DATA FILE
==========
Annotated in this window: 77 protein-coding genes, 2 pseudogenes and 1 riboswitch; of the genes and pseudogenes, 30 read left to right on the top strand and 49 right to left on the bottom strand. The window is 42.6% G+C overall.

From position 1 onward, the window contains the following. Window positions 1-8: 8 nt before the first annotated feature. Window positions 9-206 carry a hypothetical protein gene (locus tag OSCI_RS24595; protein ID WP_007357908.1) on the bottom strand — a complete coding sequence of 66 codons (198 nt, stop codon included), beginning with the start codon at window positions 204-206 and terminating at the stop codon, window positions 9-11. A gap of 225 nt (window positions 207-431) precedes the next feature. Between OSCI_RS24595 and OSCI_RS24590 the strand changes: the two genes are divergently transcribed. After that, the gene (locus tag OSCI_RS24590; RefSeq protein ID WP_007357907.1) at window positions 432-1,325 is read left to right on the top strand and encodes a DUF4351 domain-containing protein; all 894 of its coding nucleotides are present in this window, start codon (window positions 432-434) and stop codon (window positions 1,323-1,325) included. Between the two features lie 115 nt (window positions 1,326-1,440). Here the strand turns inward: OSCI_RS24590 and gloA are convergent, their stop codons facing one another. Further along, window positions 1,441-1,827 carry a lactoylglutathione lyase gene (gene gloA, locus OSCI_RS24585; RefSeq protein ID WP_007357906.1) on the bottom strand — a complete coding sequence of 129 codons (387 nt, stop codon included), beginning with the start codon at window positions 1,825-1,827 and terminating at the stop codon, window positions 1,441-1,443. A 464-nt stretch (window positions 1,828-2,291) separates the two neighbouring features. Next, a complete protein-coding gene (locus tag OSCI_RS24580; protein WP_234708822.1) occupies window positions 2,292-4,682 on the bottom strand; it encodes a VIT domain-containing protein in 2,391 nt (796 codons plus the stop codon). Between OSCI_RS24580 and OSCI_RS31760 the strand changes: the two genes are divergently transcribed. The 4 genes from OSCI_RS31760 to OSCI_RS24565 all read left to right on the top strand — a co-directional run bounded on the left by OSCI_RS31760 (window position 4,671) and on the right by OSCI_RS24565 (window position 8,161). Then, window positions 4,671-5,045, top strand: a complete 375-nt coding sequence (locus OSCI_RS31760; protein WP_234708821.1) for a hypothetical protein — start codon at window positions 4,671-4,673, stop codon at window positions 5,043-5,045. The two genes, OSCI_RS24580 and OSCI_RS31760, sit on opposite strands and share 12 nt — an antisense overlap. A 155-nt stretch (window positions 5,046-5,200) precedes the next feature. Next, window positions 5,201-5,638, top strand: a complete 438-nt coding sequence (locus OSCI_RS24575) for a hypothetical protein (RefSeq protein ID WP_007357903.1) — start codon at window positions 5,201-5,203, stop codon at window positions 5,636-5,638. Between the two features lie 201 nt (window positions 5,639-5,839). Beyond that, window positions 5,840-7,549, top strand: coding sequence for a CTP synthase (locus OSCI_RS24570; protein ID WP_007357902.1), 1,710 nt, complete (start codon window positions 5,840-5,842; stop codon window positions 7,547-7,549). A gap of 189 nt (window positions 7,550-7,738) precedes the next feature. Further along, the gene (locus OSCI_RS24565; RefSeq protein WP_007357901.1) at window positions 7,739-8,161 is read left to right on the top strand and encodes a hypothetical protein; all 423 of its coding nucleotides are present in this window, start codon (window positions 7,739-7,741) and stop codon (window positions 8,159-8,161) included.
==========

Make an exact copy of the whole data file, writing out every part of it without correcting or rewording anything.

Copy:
Annotated in this window: 77 protein-coding genes, 2 pseudogenes and 1 riboswitch; of the genes and pseudogenes, 30 read left to right on the top strand and 49 right to left on the bottom strand. The window is 42.6% G+C overall.

From position 1 onward, the window contains the following. Window positions 1-8: 8 nt before the first annotated feature. Window positions 9-206 carry a hypothetical protein gene (locus tag OSCI_RS24595; protein ID WP_007357908.1) on the bottom strand — a complete coding sequence of 66 codons (198 nt, stop codon included), beginning with the start codon at window positions 204-206 and terminating at the stop codon, window positions 9-11. A gap of 225 nt (window positions 207-431) precedes the next feature. Between OSCI_RS24595 and OSCI_RS24590 the strand changes: the two genes are divergently transcribed. After that, the gene (locus tag OSCI_RS24590; RefSeq protein ID WP_007357907.1) at window positions 432-1,325 is read left to right on the top strand and encodes a DUF4351 domain-containing protein; all 894 of its coding nucleotides are present in this window, start codon (window positions 432-434) and stop codon (window positions 1,323-1,325) included. Between the two features lie 115 nt (window positions 1,326-1,440). Here the strand turns inward: OSCI_RS24590 and gloA are convergent, their stop codons facing one another. Further along, window positions 1,441-1,827 carry a lactoylglutathione lyase gene (gene gloA, locus OSCI_RS24585; RefSeq protein ID WP_007357906.1) on the bottom strand — a complete coding sequence of 129 codons (387 nt, stop codon included), beginning with the start codon at window positions 1,825-1,827 and terminating at the stop codon, window positions 1,441-1,443. A 464-nt stretch (window positions 1,828-2,291) separates the two neighbouring features. Next, a complete protein-coding gene (locus tag OSCI_RS24580; protein WP_234708822.1) occupies window positions 2,292-4,682 on the bottom strand; it encodes a VIT domain-containing protein in 2,391 nt (796 codons plus the stop codon). Between OSCI_RS24580 and OSCI_RS31760 the strand changes: the two genes are divergently transcribed. The 4 genes from OSCI_RS31760 to OSCI_RS24565 all read left to right on the top strand — a co-directional run bounded on the left by OSCI_RS31760 (window position 4,671) and on the right by OSCI_RS24565 (window position 8,161). Then, window positions 4,671-5,045, top strand: a complete 375-nt coding sequence (locus OSCI_RS31760; protein WP_234708821.1) for a hypothetical protein — start codon at window positions 4,671-4,673, stop codon at window positions 5,043-5,045. The two genes, OSCI_RS24580 and OSCI_RS31760, sit on opposite strands and share 12 nt — an antisense overlap. A 155-nt stretch (window positions 5,046-5,200) precedes the next feature. Next, window positions 5,201-5,638, top strand: a complete 438-nt coding sequence (locus OSCI_RS24575) for a hypothetical protein (RefSeq protein ID WP_007357903.1) — start codon at window positions 5,201-5,203, stop codon at window positions 5,636-5,638. Between the two features lie 201 nt (window positions 5,639-5,839). Beyond that, window positions 5,840-7,549, top strand: coding sequence for a CTP synthase (locus OSCI_RS24570; protein ID WP_007357902.1), 1,710 nt, complete (start codon window positions 5,840-5,842; stop codon window positions 7,547-7,549). A gap of 189 nt (window positions 7,550-7,738) precedes the next feature. Further along, the gene (locus OSCI_RS24565; RefSeq protein WP_007357901.1) at window positions 7,739-8,161 is read left to right on the top strand and encodes a hypothetical protein; all 423 of its coding nucleotides are present in this window, start codon (window positions 7,739-7,741) and stop codon (window positions 8,159-8,161) included.